Where were you on September 11?
For many in my generation, 9/11 was our JFK moment. I remember hearing my parents recite exactly where they were and what they were doing when they received the news that President Kennedy had been shot. I am sure many of you remember exactly where you were and what you were doing when the news of the twin towers in New York hit.
For me, I was in New York. I was working in the Pediatric Department of a New York hospital. I remember arriving to work and looking at the TV in the lobby, thinking I needed to change the content due to the violent nature, when I realized it was “live.”
Within minutes we were all gathered to hear the terrible news; an airplane had struck one of the Twin Towers. A group of us physicians went to the window where we witnessed the second airplane hitting the second tower. Internal alarms and immediate calculations started to occur in all our minds. How many survivors, how long before they arrived in our hospital, was there going to be another plane…
We were put on “red alert” and told that we would likely need to make our way to donate blood at some point in the day. Meanwhile, there were sick children, confused and scared parents, and the day to day work of caring, diagnosing and treating to be done.
To be honest, the rest of the day was a blur. I would receive updates when I emerged out of a treatment room only to go back in with another sick child. The day passed somehow and then we started to wait. We waited and waited for survivors. But there were none. Late into the evening we were told to go home.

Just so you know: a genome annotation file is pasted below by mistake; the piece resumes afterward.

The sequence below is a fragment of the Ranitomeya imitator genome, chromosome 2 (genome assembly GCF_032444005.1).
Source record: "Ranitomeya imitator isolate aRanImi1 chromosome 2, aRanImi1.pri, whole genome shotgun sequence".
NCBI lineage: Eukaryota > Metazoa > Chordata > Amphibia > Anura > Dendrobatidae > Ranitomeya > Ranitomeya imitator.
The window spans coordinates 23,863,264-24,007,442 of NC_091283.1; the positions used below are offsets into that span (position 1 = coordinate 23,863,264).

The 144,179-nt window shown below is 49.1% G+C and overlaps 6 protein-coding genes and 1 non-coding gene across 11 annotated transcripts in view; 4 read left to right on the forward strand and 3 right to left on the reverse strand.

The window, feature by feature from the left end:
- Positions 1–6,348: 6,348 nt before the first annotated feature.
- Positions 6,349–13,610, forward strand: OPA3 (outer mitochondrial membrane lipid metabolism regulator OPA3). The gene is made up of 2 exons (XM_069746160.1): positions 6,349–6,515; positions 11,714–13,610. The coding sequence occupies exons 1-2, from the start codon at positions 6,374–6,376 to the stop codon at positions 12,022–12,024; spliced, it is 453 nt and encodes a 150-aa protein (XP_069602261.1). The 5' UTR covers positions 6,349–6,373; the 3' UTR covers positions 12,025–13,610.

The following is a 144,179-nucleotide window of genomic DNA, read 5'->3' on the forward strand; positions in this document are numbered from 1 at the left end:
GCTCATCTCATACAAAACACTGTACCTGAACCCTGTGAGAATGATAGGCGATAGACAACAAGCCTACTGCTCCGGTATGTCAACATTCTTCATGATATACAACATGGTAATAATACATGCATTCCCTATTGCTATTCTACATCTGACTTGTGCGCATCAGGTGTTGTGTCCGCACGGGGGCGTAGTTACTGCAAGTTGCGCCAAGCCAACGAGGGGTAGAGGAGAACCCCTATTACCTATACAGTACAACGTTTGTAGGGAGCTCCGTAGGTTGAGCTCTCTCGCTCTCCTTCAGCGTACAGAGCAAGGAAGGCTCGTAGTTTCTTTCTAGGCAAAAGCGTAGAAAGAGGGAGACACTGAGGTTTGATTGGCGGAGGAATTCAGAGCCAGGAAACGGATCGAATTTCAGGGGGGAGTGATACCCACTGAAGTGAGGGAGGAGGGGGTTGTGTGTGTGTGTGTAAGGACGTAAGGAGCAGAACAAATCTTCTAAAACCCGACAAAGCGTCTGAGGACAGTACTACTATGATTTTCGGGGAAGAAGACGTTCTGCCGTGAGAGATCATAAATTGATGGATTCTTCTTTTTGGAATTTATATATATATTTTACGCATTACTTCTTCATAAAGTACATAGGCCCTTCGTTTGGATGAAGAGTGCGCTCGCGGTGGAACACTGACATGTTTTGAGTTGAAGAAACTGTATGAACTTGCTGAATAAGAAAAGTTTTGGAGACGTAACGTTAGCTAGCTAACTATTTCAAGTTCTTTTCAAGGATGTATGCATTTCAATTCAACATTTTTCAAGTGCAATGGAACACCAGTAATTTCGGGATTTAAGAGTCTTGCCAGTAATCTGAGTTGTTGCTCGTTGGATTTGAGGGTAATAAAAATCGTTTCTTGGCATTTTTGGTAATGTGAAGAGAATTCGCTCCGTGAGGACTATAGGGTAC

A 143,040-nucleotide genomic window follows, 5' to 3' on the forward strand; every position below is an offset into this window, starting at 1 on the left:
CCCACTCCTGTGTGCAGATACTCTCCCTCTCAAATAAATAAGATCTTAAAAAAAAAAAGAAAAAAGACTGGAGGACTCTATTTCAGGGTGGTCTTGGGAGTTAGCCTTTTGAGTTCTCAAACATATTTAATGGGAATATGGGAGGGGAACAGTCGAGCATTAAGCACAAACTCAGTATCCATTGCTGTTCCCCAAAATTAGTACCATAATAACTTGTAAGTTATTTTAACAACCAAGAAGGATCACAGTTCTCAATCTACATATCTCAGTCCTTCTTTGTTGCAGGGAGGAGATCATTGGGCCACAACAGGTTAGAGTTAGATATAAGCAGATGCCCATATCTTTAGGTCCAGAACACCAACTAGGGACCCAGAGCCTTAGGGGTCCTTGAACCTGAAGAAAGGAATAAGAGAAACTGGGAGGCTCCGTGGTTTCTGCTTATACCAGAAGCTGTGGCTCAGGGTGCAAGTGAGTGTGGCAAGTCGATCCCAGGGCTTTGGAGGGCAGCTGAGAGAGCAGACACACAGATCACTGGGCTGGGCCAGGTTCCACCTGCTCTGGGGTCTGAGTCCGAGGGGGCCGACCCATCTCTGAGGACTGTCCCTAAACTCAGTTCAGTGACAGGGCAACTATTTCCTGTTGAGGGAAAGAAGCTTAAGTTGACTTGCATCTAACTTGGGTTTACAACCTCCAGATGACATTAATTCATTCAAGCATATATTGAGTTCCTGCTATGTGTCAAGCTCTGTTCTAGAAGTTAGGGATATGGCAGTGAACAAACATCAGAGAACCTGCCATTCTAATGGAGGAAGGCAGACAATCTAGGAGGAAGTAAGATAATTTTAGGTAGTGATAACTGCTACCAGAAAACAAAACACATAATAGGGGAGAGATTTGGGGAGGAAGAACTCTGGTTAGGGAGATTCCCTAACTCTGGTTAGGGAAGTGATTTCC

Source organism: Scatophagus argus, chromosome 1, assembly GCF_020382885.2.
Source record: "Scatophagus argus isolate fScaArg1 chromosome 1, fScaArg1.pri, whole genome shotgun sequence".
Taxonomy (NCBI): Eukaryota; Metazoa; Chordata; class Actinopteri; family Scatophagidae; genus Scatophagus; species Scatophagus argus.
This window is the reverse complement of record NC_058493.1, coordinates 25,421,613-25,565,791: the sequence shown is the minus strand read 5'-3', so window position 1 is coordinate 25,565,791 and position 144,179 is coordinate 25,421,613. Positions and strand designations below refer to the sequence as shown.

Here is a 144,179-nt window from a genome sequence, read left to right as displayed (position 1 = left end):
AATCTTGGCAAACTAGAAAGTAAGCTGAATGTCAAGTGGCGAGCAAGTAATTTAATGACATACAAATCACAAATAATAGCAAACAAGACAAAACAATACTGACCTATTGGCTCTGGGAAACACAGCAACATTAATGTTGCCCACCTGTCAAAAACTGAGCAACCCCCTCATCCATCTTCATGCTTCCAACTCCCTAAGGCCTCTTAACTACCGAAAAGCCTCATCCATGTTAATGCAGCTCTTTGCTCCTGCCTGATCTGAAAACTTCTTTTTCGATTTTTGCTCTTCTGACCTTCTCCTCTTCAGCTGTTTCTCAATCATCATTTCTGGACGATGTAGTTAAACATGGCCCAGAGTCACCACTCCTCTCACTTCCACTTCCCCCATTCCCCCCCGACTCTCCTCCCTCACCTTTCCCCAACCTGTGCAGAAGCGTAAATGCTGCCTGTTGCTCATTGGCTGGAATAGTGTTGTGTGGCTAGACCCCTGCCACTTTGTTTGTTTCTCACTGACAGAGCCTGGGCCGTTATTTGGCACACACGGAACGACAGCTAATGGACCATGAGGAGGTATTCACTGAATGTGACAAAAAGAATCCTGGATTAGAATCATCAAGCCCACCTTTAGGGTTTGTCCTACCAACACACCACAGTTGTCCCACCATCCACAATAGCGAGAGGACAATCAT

I usually took the subway back home but all the subways were shut down. I took a city bus and took in all the sites, sounds and smells of the city as we slowly made our way through the route. One of the things that anyone present at 9/11 in New York will tell you is that there was an odor. It was indescribable, it permeated everywhere, and smelled like nothing you can identify.
The days following 9/11 were filled with more surreal experiences. New York City was quiet; no airplanes overhead, no talking, no subways, just a heavy muffled ghost of what used to be.
Eventually people started to talk, to light candles, to smile and look each other in the eye. New York felt at that moment like a small, close-knit community. We all came together. Volunteers arrived to help at the site. I had my massage license so I went down on my days off with my massage table and would give free massages to the firemen, police, iron workers and crew that were working nearly around the clock trying to find something, anything.
I was fortunate to be present at the first Broadway play to re-open after 9/11. A moment of silence with the entire audience holding hands and shedding tears is something that still makes me stop in gratitude to this day, for the fortitude of the human spirit.
So today, ten years later. Where were you? Life that has suddenly and irreversibly changed contains important lessons. These are the lessons I took from that day:
- Pay it forward.
- Say I love you before you leave every single time.
- Hug more.
- Do something that fills your heart every day.
- We are not very different from each other.
- Never underestimate the power of the human spirit.
© Dr. Tami Meraglia, September 2011